Last week, the internet was in a tizzy over Aliya S. King’s article for Vibe. The piece, titled the Mean Girls of Morehouse, explored how Morehouse’s change in dress code was really a reaction to a small group of genderqueer students on campus. The article dove into the lives of these students on campus. Vibe and King were both blasted for attacking Morehouse, a bastion of the black community, and a video was quickly uploaded to the internet showing a spirited discussion at Morehouse around the content of the article, exploring everything from lack of queer perspective to the representation of Morehouse.
However, through this whole debate, two things have stood out to me:
By Guest Contributor L’Heureux Dumi Lewis, originally published at Uptown Notes
A few days ago, my talk at the 143rd Morehouse Founder’s Day Symposium went up on the web. The talk was entitled, “Shadowboxing the Self: Confronting Black Male Privilege.” I was very excited to give the talk because I knew that it would ruffle some feathers, but I viewed it as a labor of love. My goal is to speak truth that inspires thoughts and actions. While not everyone will agree with me, this is not a surprise, I do think the conversations that Black Male Privilege (BMP) has generated thus far are good. The responses have been overwhelmingly positive and many are asking for clarification. I’ve decided to respond to three thematic questions I’ve received, most often from incredulous Black men. I highly recommend that you watch the video of the talk below. This is an emergent area of research for me, though I’ve been living Black male privilege (BMP) for some time now. There are a number of great talks from the Founder’s Day symposium with was a 4 hour plus affair (My talk was only 35 minutes). Please do check them out.
1) What is Black Male Privilege? Is that like irregardless?*
I got this question a bunch. I think its because, on its face, the placement of the words Black male and privilege close together appears contradictory. Indeed, I want you to think about the juxtaposition and open up to the possibility of its existence. While most of us are used to the crisis narrative of Black men in America, we continue to overlook the ways that male privilege is experienced and leveraged by Black men in our everyday lives. While most folks who asked this question didn’t watch the video (all you have to do is click play). I’ll write out the working definition I gave during the talk, “a system of built in and often overlooked systematic advantages that center the experience and concerns of Black men while minimizing the power that Black males hold.”**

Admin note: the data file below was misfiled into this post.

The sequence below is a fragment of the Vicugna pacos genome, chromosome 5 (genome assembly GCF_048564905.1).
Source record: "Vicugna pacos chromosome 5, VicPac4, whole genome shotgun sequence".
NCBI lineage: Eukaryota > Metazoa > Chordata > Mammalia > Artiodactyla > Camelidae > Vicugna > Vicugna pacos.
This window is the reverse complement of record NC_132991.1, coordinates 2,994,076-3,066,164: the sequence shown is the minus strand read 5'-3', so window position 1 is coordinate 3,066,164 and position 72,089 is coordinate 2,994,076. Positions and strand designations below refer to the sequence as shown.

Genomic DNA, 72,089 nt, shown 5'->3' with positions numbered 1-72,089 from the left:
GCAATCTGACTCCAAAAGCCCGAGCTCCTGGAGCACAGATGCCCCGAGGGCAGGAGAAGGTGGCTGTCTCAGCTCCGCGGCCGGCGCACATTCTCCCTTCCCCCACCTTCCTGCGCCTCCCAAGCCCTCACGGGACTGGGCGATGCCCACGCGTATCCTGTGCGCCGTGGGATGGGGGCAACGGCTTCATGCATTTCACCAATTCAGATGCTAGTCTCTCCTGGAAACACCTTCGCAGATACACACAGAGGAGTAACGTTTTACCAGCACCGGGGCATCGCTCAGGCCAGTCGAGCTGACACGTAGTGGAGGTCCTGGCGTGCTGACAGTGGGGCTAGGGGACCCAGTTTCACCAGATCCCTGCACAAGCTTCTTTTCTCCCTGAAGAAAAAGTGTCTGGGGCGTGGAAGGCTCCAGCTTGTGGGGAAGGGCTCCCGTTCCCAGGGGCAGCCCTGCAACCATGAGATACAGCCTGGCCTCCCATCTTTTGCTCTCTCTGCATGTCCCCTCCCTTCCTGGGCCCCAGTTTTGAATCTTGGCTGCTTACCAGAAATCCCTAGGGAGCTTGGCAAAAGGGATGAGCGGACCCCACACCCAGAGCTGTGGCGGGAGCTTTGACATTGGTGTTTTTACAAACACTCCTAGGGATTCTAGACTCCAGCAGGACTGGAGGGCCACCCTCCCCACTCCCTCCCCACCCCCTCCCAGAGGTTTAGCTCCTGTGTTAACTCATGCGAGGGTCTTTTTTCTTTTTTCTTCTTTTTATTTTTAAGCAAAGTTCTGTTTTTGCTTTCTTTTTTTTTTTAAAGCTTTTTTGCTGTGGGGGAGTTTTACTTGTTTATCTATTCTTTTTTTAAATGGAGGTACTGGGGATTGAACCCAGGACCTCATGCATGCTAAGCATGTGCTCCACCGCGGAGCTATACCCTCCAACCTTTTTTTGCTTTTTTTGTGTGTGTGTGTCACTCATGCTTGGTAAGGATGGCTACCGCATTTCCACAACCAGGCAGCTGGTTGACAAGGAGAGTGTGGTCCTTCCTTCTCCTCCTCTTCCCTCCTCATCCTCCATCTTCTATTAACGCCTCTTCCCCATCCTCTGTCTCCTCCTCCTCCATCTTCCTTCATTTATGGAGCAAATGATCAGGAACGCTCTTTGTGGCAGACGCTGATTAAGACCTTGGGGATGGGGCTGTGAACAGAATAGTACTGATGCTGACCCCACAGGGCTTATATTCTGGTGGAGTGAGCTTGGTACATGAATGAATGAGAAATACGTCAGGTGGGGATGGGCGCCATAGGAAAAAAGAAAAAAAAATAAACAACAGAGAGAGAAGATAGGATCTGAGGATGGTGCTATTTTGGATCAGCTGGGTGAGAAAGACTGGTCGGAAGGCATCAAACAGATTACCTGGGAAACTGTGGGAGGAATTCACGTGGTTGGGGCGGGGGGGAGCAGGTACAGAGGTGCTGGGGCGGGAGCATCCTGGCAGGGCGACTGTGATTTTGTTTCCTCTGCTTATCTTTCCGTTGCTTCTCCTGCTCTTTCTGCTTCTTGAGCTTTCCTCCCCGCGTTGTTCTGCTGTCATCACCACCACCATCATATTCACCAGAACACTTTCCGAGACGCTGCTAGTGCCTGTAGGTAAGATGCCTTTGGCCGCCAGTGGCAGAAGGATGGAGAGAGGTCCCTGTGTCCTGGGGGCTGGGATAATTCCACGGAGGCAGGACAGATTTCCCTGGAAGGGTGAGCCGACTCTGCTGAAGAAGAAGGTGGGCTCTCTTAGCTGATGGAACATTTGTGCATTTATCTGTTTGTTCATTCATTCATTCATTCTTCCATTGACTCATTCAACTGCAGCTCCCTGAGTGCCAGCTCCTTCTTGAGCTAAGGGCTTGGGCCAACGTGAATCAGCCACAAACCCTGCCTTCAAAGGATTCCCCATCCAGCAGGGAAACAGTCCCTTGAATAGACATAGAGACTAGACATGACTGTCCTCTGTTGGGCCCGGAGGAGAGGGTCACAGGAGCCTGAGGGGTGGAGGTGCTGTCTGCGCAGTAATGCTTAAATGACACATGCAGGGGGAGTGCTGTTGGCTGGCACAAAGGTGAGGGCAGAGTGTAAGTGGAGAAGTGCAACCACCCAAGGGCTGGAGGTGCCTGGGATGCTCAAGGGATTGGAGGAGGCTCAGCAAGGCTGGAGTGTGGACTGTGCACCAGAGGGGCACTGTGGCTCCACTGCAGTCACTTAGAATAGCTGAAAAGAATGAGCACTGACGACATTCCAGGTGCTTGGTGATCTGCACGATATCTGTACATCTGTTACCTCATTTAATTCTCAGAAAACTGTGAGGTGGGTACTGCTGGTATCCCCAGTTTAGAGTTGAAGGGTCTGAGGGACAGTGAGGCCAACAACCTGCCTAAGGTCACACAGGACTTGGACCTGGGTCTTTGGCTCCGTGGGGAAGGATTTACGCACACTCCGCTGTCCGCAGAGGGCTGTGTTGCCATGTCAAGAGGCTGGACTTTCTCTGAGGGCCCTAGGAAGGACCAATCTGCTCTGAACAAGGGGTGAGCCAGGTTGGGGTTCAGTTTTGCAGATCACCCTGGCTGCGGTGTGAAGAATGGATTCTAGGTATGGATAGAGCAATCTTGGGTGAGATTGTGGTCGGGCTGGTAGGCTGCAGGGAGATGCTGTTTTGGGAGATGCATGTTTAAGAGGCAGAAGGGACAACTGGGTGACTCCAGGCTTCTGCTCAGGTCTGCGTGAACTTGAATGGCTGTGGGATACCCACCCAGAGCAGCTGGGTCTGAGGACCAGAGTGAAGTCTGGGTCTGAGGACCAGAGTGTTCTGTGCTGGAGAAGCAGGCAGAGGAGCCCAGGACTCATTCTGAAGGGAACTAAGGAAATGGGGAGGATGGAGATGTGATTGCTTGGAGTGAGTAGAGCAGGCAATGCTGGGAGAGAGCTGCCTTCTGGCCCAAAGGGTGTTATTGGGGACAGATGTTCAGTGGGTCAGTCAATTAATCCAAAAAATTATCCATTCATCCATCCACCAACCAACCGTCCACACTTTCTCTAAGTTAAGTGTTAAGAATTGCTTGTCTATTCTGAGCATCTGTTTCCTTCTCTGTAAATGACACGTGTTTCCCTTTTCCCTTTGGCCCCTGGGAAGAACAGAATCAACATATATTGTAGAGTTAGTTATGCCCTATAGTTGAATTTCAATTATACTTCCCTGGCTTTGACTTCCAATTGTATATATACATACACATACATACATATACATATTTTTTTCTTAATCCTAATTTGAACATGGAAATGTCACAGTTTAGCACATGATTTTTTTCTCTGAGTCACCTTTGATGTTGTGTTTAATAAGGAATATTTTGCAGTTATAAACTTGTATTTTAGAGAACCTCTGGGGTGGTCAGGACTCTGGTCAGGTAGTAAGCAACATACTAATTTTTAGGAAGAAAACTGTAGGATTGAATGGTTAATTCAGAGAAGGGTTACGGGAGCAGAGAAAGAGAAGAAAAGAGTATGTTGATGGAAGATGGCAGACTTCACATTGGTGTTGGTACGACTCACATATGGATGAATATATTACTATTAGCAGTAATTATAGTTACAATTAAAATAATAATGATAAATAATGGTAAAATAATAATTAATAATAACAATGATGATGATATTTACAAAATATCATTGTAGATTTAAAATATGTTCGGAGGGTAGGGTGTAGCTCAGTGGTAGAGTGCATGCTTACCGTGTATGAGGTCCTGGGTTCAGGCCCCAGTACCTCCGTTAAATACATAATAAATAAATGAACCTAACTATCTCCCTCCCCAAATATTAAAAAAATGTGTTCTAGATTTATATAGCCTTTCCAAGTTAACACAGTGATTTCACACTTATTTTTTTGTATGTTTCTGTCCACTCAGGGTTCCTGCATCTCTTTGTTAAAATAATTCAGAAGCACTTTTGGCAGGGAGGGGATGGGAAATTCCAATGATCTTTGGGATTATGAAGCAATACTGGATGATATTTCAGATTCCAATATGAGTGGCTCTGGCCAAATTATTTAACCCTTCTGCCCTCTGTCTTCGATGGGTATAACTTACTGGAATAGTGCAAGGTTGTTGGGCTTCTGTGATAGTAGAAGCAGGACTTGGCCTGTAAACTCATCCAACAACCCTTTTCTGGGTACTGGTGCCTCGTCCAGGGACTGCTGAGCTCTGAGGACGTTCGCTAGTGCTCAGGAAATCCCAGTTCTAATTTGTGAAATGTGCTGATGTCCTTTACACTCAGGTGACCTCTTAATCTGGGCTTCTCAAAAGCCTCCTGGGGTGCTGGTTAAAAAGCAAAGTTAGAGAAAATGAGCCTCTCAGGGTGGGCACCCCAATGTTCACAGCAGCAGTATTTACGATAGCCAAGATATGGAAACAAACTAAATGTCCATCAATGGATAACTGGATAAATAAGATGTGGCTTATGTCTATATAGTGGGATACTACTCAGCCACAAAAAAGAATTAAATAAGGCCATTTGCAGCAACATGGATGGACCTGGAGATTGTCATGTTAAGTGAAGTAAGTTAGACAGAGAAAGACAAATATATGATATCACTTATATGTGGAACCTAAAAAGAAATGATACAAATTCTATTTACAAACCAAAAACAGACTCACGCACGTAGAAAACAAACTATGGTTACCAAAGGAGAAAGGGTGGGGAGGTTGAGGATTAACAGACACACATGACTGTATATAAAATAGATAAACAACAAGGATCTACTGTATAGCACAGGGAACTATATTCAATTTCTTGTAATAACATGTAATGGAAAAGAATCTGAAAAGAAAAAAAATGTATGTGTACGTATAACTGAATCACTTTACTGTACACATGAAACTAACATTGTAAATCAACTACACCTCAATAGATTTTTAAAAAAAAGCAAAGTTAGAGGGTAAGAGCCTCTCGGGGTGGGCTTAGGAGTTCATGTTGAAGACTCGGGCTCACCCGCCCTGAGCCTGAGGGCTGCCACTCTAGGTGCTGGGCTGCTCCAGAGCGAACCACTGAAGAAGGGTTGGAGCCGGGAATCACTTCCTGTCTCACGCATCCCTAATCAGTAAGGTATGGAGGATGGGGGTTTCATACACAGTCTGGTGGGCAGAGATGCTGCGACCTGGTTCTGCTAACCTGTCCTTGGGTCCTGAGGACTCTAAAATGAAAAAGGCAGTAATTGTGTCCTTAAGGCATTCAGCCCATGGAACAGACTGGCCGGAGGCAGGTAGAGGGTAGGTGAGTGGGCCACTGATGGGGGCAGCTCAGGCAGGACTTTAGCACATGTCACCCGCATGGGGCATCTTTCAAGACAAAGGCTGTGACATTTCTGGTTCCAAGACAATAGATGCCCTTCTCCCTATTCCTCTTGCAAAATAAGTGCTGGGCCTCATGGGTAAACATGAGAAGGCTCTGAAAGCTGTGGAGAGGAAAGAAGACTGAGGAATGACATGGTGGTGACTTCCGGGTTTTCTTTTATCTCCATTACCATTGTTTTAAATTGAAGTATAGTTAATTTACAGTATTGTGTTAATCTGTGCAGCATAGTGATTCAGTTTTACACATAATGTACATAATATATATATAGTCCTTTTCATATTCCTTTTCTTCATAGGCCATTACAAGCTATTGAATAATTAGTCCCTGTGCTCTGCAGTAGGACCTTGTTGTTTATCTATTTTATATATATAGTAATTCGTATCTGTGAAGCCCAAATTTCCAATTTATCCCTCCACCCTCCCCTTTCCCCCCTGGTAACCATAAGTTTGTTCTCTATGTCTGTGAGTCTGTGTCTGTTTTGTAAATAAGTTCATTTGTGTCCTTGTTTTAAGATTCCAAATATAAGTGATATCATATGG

I’ve been trying to avoid writing this for some time now. As an alumnus of the institution, it’s hard for me to see you in such condition. Many of my fellow alumni complained of your disrepair and your besmirched image when they heard about students being beaten for their sexuality, shooters graduating, and cross-dressing, but I have bigger concerns. While all these things mattered to me, they did not disturb me because of what was being done to the image of our institution; they disturbed me because they demonstrated that Dear Old Morehouse was terribly unequipped to deal with the realities and lives that Black men in America live now. In fact, it is the Old Morehouse that is more dangerous to me than any student with a gun, sagged pants, or high heels would ever be. Let me explain.
When I visited Morehouse for the first time, it was about 1994, I remember seeing hanging banners and brochures that talked about the development of leaders, community servants, and caring connected brothers. The culmination of these developments was to be the Morehouse Man. I remember reading about the crown that Morehouse held up for its students so that one day they too would embody the Morehouse Mystique. I was sold. I was ready to be in that number. I was ready to be at the only institution of higher education dedicated fully to the education of men of African descent in the United States. But like most things, I soon found out all that glittered was not gold. Read the Post Dear Old Morehouse